Attack Surface Management
‘Ident’- ifying SonicWall Email Security Appliances - An Odyssey
April 23, 2021
No matter how hard it is to fingerprint a technology, we will find a way to do it to ensure our customers are protected from a new zero day.
As the news broke about another zero day vulnerability in Sonicwall, we at Intrigue immediately set out to identify and protect vulnerable assets for our customers. Per our usual process, our first step is to use Intrigue Ident to fingerprint the technology before we test for the vulnerability itself. Fingerprinting Sonicwall Email Security turned out to be an adventure instead of the routine we are used to. Part of the reason was Sonicwall’s active measures to protect from scanners (more on that later). This post details what we went through to build the capability to identify the devices.
It started with the normal process... I’ll walk you through what I did....
DockerHub and other common image registries are not yielding any findings. Neither are Shodan, Publicwww or others… More searching needed. Google yields results, but primarily marketing material - not helpful. Too close for missiles, Time to find a trial version. Sonicwall’s website has a “contact sales button” - no budget authority here, but with a little luck and determination, we stumble on a website for live demos of Sonicwall software.
Let the games begin...
Amongst many other products, Sonicwall has a live demo for their email security product. Following the link to the demo, we are presented with a login that (from experience) does not look like the actual product.
A few quick searches on our usual sources and nothing comes up, so this is definitely not what we are looking for. It’s probably a specific page for their demo portal. We login and we are presented with another view, with a link to “Email Security Appliance” over https.
It's getting warmer…
Now we land on yet another login page. This time the expected Sonicwall appliance branding welcomes us, and with confidence we conclude that we have found the droids we were looking for.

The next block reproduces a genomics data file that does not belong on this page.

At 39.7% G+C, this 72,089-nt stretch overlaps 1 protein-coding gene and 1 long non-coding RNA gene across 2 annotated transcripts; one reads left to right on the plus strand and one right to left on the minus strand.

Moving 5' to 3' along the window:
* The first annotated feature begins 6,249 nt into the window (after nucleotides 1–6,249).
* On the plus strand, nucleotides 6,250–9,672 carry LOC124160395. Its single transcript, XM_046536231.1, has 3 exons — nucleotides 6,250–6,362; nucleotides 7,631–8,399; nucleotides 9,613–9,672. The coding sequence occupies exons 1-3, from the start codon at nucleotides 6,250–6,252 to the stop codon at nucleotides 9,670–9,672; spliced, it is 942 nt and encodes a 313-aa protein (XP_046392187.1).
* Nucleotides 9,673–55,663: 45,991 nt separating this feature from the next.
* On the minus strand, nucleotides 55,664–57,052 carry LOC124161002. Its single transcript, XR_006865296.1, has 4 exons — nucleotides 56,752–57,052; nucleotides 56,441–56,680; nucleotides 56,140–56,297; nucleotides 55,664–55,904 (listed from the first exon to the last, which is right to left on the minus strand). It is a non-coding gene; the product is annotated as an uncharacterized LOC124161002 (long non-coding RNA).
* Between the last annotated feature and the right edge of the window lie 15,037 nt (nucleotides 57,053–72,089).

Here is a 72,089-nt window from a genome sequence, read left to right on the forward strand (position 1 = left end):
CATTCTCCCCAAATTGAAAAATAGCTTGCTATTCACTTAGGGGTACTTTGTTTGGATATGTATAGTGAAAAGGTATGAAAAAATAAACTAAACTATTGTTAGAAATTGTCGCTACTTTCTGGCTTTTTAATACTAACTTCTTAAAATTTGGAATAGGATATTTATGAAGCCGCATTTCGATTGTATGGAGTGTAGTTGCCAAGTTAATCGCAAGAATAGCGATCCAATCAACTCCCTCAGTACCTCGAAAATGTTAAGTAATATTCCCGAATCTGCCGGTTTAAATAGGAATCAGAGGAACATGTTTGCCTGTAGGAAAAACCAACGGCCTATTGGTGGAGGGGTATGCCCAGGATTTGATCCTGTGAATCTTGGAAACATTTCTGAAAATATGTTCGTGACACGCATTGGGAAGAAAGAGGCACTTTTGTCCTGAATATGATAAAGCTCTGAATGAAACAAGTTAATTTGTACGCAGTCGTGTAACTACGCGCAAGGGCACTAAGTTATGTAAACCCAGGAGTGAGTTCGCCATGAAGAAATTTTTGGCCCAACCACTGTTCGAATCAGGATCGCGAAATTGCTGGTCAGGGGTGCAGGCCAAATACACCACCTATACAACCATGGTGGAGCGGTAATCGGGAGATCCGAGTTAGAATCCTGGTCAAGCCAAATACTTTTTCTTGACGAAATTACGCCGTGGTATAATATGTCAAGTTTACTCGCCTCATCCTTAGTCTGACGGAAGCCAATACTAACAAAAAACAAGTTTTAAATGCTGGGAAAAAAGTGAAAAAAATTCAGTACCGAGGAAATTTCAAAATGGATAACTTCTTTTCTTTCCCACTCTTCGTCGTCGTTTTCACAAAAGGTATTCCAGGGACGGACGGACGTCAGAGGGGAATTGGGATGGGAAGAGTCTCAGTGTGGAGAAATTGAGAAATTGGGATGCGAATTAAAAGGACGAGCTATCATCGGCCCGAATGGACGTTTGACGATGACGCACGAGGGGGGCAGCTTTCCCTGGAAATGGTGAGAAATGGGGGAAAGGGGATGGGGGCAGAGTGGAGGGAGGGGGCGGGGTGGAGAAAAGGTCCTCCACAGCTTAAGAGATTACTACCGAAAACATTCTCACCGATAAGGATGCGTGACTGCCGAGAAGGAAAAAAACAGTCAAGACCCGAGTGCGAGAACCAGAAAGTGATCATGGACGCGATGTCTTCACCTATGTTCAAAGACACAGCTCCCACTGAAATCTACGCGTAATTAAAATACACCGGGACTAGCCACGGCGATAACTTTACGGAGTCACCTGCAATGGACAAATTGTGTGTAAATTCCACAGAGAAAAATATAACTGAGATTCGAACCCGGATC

In order to confirm, we check the aforementioned sources for live instances. Interesting enough, the usual suspects did not have any assets. Something feels weird, but nothing to do but continue. Using pieces of the HTML source and Google, we finally find one resource, ZoomEye that reliably can find Sonicwall Email Security Appliances. A total of 76 instances are identified - again it feels low given Sonicwall’s penetration but this is more than enough for our testing purposes.
Now The Real Work Begins, Again
We throw together an Intrigue Ident fingerprint for this appliance. Ident fingerprints are quick to write - you can see the structure here. Quick decisions are made - we want to look for the combination of <div id='loginCustomText' and <td class=\"logonTitle\">Email Security Login<\/td> to identify the software. Interestingly, and unexpectedly, the fingerprint doesn’t work on our first run.
Looking at the network tab while browsing to the appliance reveals that a number of requests and redirects are made. However, there is one anomaly. And it is very easy to miss.
Can you see it?
The first request to the root path returns a 200. OK. Yet, after being redirected from the original request three times we land at /login.html. This! Intrigue Ident was not identifying the asset because it never reached login.html. We look at the source and it's quite telling...
Equipped with this knowledge, we adjusted Intrigue Ident to hit the /index.html path. After testing against the instances found online, we verify that the fingerprint works as expected. (Bonus: Intrigue’s version extraction technology also extracts the firmware version of the appliance using the dynamic_version extractor. Handy for future vulnerability identification.).
With reliable fingerprinting now in place, we can now turn our attention to the vulnerability check.
We use this excellent research provided by Fireeye to develop a PoC which can be found here. The PoC sends a request to /createout?data= with dummy data. If the appliance is vulnerable, it will try to parse the dummy data as XML and return a parsing error. This is enough to conclude that the API is accessible and our PoC works. For patched appliances, the response returns a 401 error.
The Odyssey concludes...
Now, with both of these pieces in place, not only can we identify Sonicwall Email Security reliably as a technology, but we can also flag vulnerable instances in that process. Intrigue Enterprise customers benefit - effective immediately - from the automatic detection, and open source users can download the latest version of Intrigue Core and kick off a ‘Profile an Organization’ workflow to check their organization.
We’ve recently worked through similar efforts with Pulse Secure, Exchange and others - given the threat activity on these devices. If this sort of thing is interesting to you, join our community and come collaborate with us.